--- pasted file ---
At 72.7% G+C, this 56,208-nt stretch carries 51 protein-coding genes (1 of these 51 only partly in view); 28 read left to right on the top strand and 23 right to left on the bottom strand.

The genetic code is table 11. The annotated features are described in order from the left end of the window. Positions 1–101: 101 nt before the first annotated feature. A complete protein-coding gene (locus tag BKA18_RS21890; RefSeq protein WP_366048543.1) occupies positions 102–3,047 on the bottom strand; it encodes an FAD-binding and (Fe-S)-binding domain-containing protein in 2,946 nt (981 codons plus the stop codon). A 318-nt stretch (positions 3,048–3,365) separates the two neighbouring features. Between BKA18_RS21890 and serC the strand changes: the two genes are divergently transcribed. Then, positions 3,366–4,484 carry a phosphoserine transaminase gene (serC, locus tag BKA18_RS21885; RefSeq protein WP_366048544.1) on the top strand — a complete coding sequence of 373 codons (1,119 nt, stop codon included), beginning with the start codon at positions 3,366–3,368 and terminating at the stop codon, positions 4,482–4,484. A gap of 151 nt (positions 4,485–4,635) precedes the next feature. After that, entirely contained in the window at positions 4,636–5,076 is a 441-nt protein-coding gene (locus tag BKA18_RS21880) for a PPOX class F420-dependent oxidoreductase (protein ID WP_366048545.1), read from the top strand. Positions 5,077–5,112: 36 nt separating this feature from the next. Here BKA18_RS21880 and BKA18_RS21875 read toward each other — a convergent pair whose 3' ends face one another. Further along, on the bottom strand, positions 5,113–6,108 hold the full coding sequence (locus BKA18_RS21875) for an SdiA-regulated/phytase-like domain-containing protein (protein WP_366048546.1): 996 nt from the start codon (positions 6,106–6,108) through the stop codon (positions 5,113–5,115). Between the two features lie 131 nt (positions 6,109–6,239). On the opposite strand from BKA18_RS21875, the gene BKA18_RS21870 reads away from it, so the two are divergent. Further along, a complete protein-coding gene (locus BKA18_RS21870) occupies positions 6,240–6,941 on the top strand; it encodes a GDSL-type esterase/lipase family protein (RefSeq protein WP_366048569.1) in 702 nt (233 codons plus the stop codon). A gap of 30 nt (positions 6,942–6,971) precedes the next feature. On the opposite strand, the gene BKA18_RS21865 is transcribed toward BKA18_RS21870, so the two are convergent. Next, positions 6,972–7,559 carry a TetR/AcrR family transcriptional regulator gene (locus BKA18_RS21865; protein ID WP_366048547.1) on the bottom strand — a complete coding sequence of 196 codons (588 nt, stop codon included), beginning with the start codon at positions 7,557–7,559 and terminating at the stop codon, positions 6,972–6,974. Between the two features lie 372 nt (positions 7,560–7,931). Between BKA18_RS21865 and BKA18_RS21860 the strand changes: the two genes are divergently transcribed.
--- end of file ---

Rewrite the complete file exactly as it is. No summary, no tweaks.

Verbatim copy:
At 72.7% G+C, this 56,208-nt stretch carries 51 protein-coding genes (1 of these 51 only partly in view); 28 read left to right on the top strand and 23 right to left on the bottom strand.

The genetic code is table 11. The annotated features are described in order from the left end of the window. Positions 1–101: 101 nt before the first annotated feature. A complete protein-coding gene (locus tag BKA18_RS21890; RefSeq protein WP_366048543.1) occupies positions 102–3,047 on the bottom strand; it encodes an FAD-binding and (Fe-S)-binding domain-containing protein in 2,946 nt (981 codons plus the stop codon). A 318-nt stretch (positions 3,048–3,365) separates the two neighbouring features. Between BKA18_RS21890 and serC the strand changes: the two genes are divergently transcribed. Then, positions 3,366–4,484 carry a phosphoserine transaminase gene (serC, locus tag BKA18_RS21885; RefSeq protein WP_366048544.1) on the top strand — a complete coding sequence of 373 codons (1,119 nt, stop codon included), beginning with the start codon at positions 3,366–3,368 and terminating at the stop codon, positions 4,482–4,484. A gap of 151 nt (positions 4,485–4,635) precedes the next feature. After that, entirely contained in the window at positions 4,636–5,076 is a 441-nt protein-coding gene (locus tag BKA18_RS21880) for a PPOX class F420-dependent oxidoreductase (protein ID WP_366048545.1), read from the top strand. Positions 5,077–5,112: 36 nt separating this feature from the next. Here BKA18_RS21880 and BKA18_RS21875 read toward each other — a convergent pair whose 3' ends face one another. Further along, on the bottom strand, positions 5,113–6,108 hold the full coding sequence (locus BKA18_RS21875) for an SdiA-regulated/phytase-like domain-containing protein (protein WP_366048546.1): 996 nt from the start codon (positions 6,106–6,108) through the stop codon (positions 5,113–5,115). Between the two features lie 131 nt (positions 6,109–6,239). On the opposite strand from BKA18_RS21875, the gene BKA18_RS21870 reads away from it, so the two are divergent. Further along, a complete protein-coding gene (locus BKA18_RS21870) occupies positions 6,240–6,941 on the top strand; it encodes a GDSL-type esterase/lipase family protein (RefSeq protein WP_366048569.1) in 702 nt (233 codons plus the stop codon). A gap of 30 nt (positions 6,942–6,971) precedes the next feature. On the opposite strand, the gene BKA18_RS21865 is transcribed toward BKA18_RS21870, so the two are convergent. Next, positions 6,972–7,559 carry a TetR/AcrR family transcriptional regulator gene (locus BKA18_RS21865; protein ID WP_366048547.1) on the bottom strand — a complete coding sequence of 196 codons (588 nt, stop codon included), beginning with the start codon at positions 7,557–7,559 and terminating at the stop codon, positions 6,972–6,974. Between the two features lie 372 nt (positions 7,560–7,931). Between BKA18_RS21865 and BKA18_RS21860 the strand changes: the two genes are divergently transcribed.